Amla, AB keep runs flowing in Cape Town


South Africa's batting line up is a magician's trick, where a string of coloured handkerchiefs just keeps coming. Or one of those annoying birthday candles that leave you blue in the face. Or the beer cup snake that’s wrapped around Newlands.

At least, that's what it must have felt like for the West Indies bowlers in Cape Town on Saturday, as they toiled, took three wickets, and were still left with Hashim Amla (55) and AB de Villiers (32) to deal with by stumps on day two.

The Proteas reached the rainy close on 227 for three, with Faf du Plessis and Amla scoring half centuries. The Windies had been dismissed for 329, less than an hour played, as Dale Steyn and Morne Morkel wrapped up the tail with two wickets apiece.

The day began slightly overcast, with the Windies on 276 for six, and the home bowlers hoping to use the overhead conditions to aid their swing efforts and bag the last four wickets without much fanfare.

Steyn obliged just 15 minutes into the day, trapping Jermaine Blackwood plumb in front. The batsman, who had recorded 56, instantly sent it for review but it was a waste, as there was no inside edge to save him.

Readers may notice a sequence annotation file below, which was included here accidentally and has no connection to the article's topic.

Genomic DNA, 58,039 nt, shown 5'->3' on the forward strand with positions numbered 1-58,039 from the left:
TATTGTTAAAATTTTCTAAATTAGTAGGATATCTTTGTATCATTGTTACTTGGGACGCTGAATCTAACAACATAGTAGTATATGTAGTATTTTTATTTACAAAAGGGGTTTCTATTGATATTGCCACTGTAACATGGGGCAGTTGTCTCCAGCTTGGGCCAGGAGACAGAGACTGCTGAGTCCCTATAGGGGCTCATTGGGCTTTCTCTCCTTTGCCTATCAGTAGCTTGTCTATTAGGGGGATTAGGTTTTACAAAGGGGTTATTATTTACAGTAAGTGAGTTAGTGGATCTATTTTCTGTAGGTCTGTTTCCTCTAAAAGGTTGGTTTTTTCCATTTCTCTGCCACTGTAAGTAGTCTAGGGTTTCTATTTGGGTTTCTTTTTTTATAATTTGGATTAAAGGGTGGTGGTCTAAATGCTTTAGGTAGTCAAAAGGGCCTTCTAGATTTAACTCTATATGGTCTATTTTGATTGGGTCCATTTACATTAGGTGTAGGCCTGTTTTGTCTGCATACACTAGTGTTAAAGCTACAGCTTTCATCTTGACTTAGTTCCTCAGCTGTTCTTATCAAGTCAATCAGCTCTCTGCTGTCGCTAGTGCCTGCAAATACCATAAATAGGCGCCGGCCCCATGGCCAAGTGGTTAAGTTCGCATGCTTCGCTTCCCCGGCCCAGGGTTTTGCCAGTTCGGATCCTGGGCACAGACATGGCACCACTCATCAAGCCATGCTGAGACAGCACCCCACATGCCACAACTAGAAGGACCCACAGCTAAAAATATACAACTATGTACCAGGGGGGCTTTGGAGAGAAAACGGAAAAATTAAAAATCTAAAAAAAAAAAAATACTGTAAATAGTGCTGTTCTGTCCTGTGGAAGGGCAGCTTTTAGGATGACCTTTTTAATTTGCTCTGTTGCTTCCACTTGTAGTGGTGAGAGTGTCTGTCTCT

The Phalaborwa Express struck again two overs later, sending Jason Holder back to the change rooms, before Morkel ended the innings by removing Jerome Taylor and Suleiman Benn with half a session to play.

The Proteas' batting effort started cautiously, with Alviro Petersen, under pressure to get some runs, looking like Bambi on ice. But as the morning went on, he began timing it more sweetly.

Dean Elgar was not as fortunate, and succumbed to Holder on the stroke of lunch. He had faced 30 deliveries for his eight runs when he shuffled across his stumps and was struck on the knee roll.

The hosts thus went to lunch on 48 for one, with Petersen on 26. The Windies bowlers had been wayward, losing their lines and lengths as the sun came out. Of those runs, a whopping 11 were wides. By stumps, that had risen to 12, and eight no-balls to boot.

In the afternoon, Du Plessis joined Petersen and the run rate upped to four an over in the sunshine, the beer snake growing in the stands.

The Proteas had just reached triple figures when the second wicket fell. Petersen, having scored 42 in pain-staking fashion, tried his luck with a quick single and was well short of his ground when Blackwood's throw struck the wickets directly.

It has been two years nearly to the day that Petersen last scored a Test century, a total of  26 innings, and in his past 14 knocks he's only made one fifty, in March last year against Australia.

Du Plessis, master of the marathon innings, brought up his seventh Test fifty in the 40th over, while Amla held steady at the other end. They reached tea on 135 for two, having added 87 runs in the session.

Du Plessis made way for De Villiers in the 50th over, having scored 68 off 122 balls, when he stepped down the track to Benn. The spinner dropped it wider, and a bit of turn took it past the bat and Denesh Ramdin affected an easy stumping.

Amla and AB battened down the hatches as the evening progressed, the clouds coming over again. With Stiaan van Zyl, Temba Bavuma, and even Dale Steyn still to come, the Windies could well hope that the forecast rain for Monday does arrive.